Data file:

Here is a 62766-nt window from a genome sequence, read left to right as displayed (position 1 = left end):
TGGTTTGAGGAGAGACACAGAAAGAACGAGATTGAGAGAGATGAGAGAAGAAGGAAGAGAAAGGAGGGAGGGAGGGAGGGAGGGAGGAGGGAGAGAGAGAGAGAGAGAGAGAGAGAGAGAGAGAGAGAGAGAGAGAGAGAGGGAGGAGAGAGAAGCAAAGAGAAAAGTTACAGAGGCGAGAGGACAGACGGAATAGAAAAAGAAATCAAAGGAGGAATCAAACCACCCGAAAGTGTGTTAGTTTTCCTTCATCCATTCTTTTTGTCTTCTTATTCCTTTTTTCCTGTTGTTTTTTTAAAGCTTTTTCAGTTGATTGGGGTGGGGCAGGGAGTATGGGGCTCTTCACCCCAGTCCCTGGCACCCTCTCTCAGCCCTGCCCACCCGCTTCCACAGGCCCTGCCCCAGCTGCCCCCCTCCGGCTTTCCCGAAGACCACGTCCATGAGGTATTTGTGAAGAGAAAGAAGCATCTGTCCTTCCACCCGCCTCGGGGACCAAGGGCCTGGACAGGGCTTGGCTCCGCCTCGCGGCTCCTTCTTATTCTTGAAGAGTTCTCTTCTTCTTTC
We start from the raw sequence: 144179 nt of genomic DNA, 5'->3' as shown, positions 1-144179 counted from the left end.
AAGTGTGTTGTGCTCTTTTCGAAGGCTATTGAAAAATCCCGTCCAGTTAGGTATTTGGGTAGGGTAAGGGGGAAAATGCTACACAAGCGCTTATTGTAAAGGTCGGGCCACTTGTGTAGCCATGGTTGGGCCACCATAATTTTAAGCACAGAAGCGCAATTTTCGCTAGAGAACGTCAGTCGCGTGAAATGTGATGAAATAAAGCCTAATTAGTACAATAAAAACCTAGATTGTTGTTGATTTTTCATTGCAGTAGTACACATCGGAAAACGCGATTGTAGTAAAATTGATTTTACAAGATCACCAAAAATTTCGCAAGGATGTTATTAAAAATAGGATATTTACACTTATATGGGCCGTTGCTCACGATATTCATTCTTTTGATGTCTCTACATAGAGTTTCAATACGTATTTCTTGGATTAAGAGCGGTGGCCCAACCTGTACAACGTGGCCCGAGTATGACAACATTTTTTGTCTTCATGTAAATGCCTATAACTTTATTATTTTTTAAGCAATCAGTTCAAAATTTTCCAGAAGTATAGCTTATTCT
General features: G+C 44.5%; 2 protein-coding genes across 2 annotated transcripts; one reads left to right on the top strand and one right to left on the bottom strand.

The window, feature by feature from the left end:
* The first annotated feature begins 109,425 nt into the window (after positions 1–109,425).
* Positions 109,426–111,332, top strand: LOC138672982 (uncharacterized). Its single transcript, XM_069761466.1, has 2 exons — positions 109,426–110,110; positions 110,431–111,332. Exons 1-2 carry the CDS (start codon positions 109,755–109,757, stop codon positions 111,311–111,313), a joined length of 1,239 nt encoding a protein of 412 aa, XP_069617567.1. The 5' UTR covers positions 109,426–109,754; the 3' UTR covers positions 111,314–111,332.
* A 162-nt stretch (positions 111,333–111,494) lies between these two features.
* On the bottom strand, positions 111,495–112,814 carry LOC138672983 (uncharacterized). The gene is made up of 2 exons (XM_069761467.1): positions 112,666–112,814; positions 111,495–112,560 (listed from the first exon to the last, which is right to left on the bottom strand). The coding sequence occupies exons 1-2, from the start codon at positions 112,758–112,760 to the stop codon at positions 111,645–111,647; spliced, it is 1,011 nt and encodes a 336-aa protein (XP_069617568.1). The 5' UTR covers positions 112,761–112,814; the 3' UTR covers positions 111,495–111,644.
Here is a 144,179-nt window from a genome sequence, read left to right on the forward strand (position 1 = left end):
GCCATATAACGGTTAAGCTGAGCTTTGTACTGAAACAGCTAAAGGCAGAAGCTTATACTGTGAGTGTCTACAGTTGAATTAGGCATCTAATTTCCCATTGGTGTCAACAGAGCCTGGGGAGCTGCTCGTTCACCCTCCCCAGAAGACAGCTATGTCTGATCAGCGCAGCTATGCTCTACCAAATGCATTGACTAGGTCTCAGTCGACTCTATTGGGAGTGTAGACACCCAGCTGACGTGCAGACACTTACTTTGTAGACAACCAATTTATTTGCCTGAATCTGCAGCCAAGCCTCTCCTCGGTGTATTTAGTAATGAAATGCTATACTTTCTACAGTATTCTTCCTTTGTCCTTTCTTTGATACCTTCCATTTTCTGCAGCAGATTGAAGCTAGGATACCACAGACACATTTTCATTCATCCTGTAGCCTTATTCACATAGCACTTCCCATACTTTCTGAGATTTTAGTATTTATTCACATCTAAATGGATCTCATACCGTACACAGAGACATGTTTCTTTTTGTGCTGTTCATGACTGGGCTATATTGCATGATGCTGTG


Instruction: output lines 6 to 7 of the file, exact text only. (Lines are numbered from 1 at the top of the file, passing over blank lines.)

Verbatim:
The window, feature by feature from the left end:
* The first annotated feature begins 109,425 nt into the window (after positions 1–109,425).